While there is merit to some of their objections, to us this appears for the most part like the makers of horse-drawn carriages in the early 20th century attempting to pass laws that would make the use of automobiles impractical. They are standing in front of the tides of time, or at least, like Custer, in front of a flood of Indians. Digital access to old, hard-to-find texts is so superior in terms of practicality that it will happen, period. Progress cannot be stopped, and this is clearly progress.
The Alliance objects to Google, in effect, gaining a monopoly on access. To the extent that there are limitations on competition, their objections are reasonable. No one should be able to gain a monopoly on the future, even if they are the first. However, to the extent that Google's "monopoly" is based on their being the only outfit willing to invest in the costly scanning necessary to create this digital collection, then they have earned their position. After all, the only alternative to this kind of monopoly is nothing at all. And, Microsoft complaining about Google having a virtual monopoly when they have defended their own virtual monopoly on operating systems and software for years strikes us as, well... let's just say ironic.
Google's settlement with the authors and publishers both does and does not create a monopoly. It is not an exclusive agreement. It does not prohibit the copyright holders from signing agreements with other digital providers. However, it does not provide similar arrangements for others either. They are free to negotiate with the copyright holders, but they are not guaranteed access to these works on similar terms. Of course, this can also be said of suppliers to Wal Mart. There is no guarantee manufacturers will sell their products to your country store on the same terms that they sell to Wal Mart. They might charge you more, making it difficult to compete against the giant. Large customers often get better deals, and Google is likely to be the largest customer for this product. That said, there is nothing in this agreement that suggests the publishers and authors would not make their books available to others in a 63%-37% deal either.
The Open Book Alliance states, the settlement "would allow a group of erstwhile competitors to collectively set prices and leave Google as the only company with the right to copy, display or sell digital versions of orphan works (books for which authors or rights holders cannot be identified or located). Consumers would be better served by a competitive market for digital books that is available to everyone on non-discriminatory terms." That may be true, but no one else is undertaking the efforts necessary to offer these books to the public. In effect, Google is granted a "monopoly" because no one else has yet asked for permission to offer these books. Microsoft scanned about 700,000 books but then dropped the project, evidently concluding it would not be profitable. Google did not force them out of the business; they simply chose to exit. And, as for lack of competition, books have always been subject to such constraints. After all, you can't publish a copyrighted book. For most, there is one publisher who holds a monopoly on publishing rights. That's true of virtually all of these books. At least Google is offering a second way of obtaining these books, rather than having to rely on a monopolistic publisher who may never print another copy of the title you want.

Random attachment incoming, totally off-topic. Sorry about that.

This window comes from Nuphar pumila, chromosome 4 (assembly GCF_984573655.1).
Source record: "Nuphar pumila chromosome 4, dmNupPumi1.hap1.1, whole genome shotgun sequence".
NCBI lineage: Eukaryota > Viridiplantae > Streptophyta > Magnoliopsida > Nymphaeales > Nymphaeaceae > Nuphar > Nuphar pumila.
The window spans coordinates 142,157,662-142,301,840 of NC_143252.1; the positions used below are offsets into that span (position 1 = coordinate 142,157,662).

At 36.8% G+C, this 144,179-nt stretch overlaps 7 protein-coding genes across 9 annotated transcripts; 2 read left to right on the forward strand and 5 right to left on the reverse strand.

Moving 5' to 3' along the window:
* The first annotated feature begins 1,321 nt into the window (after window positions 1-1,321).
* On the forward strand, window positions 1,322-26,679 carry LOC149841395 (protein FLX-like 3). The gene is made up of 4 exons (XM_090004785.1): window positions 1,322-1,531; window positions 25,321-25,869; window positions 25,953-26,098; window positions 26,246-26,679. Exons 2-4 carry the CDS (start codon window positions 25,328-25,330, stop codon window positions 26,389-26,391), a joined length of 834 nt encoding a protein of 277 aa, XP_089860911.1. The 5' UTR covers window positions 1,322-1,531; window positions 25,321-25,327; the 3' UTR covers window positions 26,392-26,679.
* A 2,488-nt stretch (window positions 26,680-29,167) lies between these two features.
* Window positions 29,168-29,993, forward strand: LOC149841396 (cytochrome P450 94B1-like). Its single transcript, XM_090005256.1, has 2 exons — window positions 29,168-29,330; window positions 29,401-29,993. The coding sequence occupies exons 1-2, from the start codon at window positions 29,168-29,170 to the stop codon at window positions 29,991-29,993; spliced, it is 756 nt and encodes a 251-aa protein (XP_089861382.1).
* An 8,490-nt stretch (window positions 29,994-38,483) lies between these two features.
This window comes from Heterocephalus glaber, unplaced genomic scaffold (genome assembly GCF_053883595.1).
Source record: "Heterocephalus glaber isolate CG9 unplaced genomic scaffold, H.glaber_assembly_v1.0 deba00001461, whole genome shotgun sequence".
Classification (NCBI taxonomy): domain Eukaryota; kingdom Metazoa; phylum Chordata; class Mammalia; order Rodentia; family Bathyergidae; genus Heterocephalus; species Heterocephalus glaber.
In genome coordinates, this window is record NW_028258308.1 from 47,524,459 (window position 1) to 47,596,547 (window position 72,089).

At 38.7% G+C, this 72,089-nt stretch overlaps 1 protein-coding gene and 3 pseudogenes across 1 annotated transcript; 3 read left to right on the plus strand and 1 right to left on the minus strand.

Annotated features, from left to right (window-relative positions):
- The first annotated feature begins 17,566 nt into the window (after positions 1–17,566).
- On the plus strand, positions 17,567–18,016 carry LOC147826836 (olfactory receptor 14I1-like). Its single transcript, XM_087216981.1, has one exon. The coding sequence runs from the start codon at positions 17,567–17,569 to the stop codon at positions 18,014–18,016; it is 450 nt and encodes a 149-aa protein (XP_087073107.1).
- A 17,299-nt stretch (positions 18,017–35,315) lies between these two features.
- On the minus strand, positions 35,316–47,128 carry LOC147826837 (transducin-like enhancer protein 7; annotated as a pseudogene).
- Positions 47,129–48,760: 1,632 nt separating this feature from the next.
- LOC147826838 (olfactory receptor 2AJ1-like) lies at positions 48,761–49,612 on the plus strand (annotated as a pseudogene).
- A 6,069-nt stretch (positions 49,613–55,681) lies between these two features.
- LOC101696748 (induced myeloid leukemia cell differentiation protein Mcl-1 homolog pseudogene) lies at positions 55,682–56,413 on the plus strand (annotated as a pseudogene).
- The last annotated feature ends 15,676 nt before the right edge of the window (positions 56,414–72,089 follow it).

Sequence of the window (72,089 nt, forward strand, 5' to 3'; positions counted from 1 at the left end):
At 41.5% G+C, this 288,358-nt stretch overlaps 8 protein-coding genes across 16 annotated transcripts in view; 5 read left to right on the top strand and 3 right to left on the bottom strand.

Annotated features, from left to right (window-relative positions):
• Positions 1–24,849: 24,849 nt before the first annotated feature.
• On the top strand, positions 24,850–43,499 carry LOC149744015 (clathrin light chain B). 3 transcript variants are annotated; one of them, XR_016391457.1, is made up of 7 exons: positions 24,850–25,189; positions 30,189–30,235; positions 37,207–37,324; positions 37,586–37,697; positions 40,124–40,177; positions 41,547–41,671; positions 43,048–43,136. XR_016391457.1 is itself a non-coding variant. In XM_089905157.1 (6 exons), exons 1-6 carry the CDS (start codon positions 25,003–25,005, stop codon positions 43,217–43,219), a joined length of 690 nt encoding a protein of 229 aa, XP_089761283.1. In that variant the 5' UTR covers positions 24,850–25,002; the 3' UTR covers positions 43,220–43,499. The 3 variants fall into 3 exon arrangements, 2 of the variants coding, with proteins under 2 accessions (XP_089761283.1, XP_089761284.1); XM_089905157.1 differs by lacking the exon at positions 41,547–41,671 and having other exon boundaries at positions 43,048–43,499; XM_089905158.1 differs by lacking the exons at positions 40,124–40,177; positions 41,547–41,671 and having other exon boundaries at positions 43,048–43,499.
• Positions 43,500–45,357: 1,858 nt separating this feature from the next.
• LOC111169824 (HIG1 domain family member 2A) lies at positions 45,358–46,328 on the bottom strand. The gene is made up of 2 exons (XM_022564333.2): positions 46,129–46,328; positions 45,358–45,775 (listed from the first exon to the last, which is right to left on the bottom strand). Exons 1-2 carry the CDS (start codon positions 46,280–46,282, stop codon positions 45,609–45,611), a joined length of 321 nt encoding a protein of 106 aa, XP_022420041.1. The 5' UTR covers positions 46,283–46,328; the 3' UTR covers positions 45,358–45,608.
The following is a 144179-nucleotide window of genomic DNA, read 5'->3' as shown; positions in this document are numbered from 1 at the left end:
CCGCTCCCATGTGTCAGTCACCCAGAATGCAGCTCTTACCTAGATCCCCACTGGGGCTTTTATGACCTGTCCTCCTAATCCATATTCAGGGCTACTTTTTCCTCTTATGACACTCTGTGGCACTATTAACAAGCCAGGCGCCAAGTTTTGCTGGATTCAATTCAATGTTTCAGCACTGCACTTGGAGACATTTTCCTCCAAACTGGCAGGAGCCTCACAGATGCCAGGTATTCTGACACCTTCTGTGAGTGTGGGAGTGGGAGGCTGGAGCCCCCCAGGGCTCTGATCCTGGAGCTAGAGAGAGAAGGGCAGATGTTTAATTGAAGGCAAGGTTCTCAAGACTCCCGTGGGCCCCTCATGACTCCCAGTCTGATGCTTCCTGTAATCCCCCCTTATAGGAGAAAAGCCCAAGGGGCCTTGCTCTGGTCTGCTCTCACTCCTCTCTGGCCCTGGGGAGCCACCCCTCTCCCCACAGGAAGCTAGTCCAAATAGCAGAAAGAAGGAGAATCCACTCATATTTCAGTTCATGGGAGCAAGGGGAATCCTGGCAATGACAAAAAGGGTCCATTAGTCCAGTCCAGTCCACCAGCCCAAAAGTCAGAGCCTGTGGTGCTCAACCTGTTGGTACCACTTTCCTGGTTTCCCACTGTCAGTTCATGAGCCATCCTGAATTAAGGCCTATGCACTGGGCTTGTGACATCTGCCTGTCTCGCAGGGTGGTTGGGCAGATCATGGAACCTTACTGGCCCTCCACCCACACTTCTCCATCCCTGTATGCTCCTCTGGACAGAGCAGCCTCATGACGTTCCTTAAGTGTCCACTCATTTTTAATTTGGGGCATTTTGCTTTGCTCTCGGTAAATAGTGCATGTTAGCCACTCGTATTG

The Alliance objects that community libraries get only one free-access terminal to these books, school libraries none. However, this is more than they have now. They still keep their hard copies, so what is offered, including that one free-access terminal, is incremental. They object that writers lose negotiating rights to their work, but they can still act to withdraw approval at this time. In an ideal world, permission should be sought from them first, but as previously explained, that just doesn't work for millions of books published as long as 86 years ago.
This does not mean that we are without concerns over what could be a monopoly on information. Google has become dominant in search by providing a better product, not by unfair competition. They are now taking their superior product a step further by not just providing the same information available to other searchers in a better manner, but by providing information not accessible to others. That may further solidify their dominance in search and make all of us very dependent on Google for information. That is not a perfect situation, and the government will have to be vigilant less Google someday move from its "do no evil" policy to become the Standard Oil of information. However, for now, it is Google that is investing the most to provide us with information, and Microsoft, Yahoo, and Amazon, which could do the same, would be better served by working with the Internet Archive to develop a competing repository of data. Complaining about how the other guy provides a wonderful new service without providing an alternative is just standing in the way of progress. They need to offer an alternative, or move aside.